Over a period of a year and a half, a new health project was able to create electronic medical records for more than 10,000 Syrian refugees in Lebanon.
Refugees usually do not have paper health records, which can easily be lost or destroyed during the migration journey, if anyone even had them to start with. The new project, which is named Sijilli, an Arabic word for “My Record,” is affiliated with the American University of Beirut’s Global Health Institute, and seeks to archive refugees’ medical information electronically so they and their health service providers can access it anywhere in the world . Ultimately the goal is to improve refugees’ health.
“Many refugees are forced to retake medical tests and incur unnecessary financial burdens just because they do not carry their medical records,” said Nour el-Arnaout, the program’s coordinator, “The new project saves records, saves money and time, and enhances access to health services during the asylum journey.”
Over one million Syrian refugees registered with UNHCR, the United Nations’ refugee agency, live in Lebanon, while the government estimates the actual number of displaced Syrians in the country at 1.5 million. With limited local health services and the recent spread of the novel coronavirus pandemic, fears have increased that the virus has reached Syrian and Palestinian refugee camps in Lebanon, given the high rates of infection in the country.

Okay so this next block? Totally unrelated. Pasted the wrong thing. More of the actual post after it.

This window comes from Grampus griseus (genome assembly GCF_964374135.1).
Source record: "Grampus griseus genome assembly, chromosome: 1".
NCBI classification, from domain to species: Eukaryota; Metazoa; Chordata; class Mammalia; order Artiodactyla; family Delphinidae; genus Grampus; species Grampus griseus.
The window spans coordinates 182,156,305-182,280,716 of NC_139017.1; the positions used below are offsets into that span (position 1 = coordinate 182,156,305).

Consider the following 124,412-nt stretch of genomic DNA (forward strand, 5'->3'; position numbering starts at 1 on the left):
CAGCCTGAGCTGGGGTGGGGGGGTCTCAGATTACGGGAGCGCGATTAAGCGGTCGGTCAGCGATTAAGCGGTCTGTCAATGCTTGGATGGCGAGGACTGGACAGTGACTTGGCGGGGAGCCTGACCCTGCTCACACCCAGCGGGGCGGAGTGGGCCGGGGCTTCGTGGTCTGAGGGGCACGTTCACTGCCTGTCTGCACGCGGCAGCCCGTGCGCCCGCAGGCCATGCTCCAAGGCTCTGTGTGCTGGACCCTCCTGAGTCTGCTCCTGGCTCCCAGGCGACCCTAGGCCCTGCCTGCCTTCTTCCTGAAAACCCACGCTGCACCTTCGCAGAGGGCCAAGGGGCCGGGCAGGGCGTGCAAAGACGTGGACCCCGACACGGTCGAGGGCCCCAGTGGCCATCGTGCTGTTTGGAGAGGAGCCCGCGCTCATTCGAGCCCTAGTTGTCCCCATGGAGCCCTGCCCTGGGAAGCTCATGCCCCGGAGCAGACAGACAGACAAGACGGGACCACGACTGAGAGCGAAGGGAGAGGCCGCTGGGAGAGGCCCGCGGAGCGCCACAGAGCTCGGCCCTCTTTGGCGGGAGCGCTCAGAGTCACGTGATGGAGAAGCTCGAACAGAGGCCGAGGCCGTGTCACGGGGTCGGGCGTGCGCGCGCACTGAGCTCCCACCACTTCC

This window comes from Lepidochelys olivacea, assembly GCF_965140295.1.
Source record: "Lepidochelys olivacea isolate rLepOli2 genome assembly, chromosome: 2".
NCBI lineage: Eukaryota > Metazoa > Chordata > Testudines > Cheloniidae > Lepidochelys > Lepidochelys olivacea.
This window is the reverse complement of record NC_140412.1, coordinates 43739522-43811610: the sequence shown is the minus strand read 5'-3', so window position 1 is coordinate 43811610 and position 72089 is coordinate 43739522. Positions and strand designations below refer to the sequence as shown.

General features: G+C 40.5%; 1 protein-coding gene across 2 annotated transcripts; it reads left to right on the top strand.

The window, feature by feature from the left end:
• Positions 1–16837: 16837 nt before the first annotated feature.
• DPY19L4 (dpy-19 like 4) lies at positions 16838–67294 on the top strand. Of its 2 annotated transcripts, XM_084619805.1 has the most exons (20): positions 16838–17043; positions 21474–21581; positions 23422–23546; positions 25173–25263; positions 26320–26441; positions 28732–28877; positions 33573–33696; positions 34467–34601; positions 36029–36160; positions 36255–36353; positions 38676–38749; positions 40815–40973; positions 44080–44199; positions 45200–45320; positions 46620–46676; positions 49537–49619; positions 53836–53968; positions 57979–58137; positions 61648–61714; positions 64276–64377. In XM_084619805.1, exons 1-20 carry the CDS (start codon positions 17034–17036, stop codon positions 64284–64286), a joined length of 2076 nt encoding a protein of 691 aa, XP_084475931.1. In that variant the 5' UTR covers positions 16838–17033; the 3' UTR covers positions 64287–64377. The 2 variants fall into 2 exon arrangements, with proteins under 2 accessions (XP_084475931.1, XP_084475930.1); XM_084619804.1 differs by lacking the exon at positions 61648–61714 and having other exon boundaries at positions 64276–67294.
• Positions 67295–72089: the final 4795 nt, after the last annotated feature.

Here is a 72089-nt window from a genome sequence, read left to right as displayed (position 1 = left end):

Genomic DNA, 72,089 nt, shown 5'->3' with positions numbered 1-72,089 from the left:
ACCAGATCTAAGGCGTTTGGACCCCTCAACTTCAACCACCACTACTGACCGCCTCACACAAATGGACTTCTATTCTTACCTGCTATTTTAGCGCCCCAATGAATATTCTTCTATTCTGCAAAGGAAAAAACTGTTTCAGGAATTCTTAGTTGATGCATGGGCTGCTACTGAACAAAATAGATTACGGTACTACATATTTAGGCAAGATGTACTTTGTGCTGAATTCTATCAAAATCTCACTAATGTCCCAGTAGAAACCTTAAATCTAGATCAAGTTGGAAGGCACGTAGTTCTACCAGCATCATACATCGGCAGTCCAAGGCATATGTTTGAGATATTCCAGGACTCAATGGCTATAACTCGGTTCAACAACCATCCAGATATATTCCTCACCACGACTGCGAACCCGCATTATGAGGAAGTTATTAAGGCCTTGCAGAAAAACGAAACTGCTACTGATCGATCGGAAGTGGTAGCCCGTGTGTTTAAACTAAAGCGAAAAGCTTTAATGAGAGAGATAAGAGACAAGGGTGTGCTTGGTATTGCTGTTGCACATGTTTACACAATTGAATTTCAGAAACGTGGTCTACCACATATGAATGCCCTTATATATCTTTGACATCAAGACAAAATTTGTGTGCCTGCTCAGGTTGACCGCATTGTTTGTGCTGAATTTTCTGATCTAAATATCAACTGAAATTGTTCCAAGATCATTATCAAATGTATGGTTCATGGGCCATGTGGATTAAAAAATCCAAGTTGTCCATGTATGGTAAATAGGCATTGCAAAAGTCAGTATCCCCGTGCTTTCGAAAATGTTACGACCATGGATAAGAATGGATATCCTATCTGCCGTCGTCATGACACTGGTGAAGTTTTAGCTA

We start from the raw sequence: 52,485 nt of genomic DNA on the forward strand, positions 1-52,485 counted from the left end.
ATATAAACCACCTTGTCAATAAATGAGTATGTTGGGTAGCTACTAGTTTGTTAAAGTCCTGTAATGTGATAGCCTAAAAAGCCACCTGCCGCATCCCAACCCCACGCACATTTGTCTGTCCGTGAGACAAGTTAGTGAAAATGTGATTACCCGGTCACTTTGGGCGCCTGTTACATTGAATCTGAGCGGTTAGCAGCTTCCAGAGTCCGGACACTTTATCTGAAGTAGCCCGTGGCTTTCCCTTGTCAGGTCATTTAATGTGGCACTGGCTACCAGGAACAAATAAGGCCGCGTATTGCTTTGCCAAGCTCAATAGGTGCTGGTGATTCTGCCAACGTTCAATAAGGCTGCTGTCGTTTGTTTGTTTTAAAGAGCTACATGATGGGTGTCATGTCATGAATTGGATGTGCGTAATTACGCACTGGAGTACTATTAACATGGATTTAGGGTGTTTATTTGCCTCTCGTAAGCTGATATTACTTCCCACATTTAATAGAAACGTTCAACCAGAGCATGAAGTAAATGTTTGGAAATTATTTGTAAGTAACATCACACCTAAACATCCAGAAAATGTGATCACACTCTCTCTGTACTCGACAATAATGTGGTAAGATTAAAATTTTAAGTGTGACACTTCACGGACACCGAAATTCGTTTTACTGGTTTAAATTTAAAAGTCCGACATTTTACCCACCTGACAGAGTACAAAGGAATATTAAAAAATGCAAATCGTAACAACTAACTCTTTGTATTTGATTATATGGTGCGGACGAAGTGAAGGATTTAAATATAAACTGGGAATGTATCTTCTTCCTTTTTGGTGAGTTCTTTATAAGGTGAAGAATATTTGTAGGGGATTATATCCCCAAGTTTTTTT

Refugees’ health is at risk anyway, since they are often forced to live in informal settlements with poor sanitation. (See a related article, “For Syrian Refugees in Lebanon, Precarious Lives.”)
“The new project saves records, saves money and time, and enhances access to health services during the asylum journey.”Nour el-Arnaout
The Sijilli program’s coordinator
No positive cases of the new coronavirus have been reported to date among refugees in Lebanon, but aid workers are concerned that refugees do not have enough water to wash their hands regularly, a key precaution in protecting against infection. Water in the camps has to be trucked in and is in short supply.
In such circumstances, and in many others, refugees’ health records could be important to establish who is at high risk, and the Sijilli project has earned strong praise from some health care workers.
“Despite my volunteer experience with NGOs, my experience with this program is very different and exceptional,” said Ghaida el-Siddiq, a Lebanese volunteer doctor. “It is the first time that I have been dealing with a refugee living in a tent without health facilities or infrastructure.”
[Enjoying this article? Subscribe to our free newsletter.]
Shadi Saleh, the founding director of the Global Health Institute, believes that the Sijilli project is a model for the entire region. “The project offers electronic solutions that support health services in low and middle-income countries,” he said in a press release.
Emphasis on Data Security
The Sijilli project was based on two fundamental principles: data security and accessibility anywhere in the world. To create the application, the Global Health Institute collaborated with Epic, a private software company specializing in health care, along with some local nongovernmental organizations that collected data from refugee families during field visits that began in the summer of 2018.